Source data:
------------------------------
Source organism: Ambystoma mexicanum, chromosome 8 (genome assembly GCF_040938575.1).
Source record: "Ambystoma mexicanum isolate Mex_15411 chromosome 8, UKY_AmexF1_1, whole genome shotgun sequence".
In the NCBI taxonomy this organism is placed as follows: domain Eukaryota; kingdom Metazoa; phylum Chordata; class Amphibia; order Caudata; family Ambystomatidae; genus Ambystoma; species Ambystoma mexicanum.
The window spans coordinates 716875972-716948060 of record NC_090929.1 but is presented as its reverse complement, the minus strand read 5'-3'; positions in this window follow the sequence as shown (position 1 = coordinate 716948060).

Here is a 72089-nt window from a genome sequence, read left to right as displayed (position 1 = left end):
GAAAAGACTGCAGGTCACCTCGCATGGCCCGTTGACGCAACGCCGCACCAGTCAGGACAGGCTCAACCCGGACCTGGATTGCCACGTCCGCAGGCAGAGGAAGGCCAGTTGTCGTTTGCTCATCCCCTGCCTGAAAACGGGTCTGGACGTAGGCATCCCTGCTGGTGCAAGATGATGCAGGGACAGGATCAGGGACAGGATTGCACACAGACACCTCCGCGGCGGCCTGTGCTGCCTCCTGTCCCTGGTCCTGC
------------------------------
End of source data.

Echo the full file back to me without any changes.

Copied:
Source organism: Ambystoma mexicanum, chromosome 8 (genome assembly GCF_040938575.1).
Source record: "Ambystoma mexicanum isolate Mex_15411 chromosome 8, UKY_AmexF1_1, whole genome shotgun sequence".
In the NCBI taxonomy this organism is placed as follows: domain Eukaryota; kingdom Metazoa; phylum Chordata; class Amphibia; order Caudata; family Ambystomatidae; genus Ambystoma; species Ambystoma mexicanum.
The window spans coordinates 716875972-716948060 of record NC_090929.1 but is presented as its reverse complement, the minus strand read 5'-3'; positions in this window follow the sequence as shown (position 1 = coordinate 716948060).

Here is a 72089-nt window from a genome sequence, read left to right as displayed (position 1 = left end):
GAAAAGACTGCAGGTCACCTCGCATGGCCCGTTGACGCAACGCCGCACCAGTCAGGACAGGCTCAACCCGGACCTGGATTGCCACGTCCGCAGGCAGAGGAAGGCCAGTTGTCGTTTGCTCATCCCCTGCCTGAAAACGGGTCTGGACGTAGGCATCCCTGCTGGTGCAAGATGATGCAGGGACAGGATCAGGGACAGGATTGCACACAGACACCTCCGCGGCGGCCTGTGCTGCCTCCTGTCCCTGGTCCTGC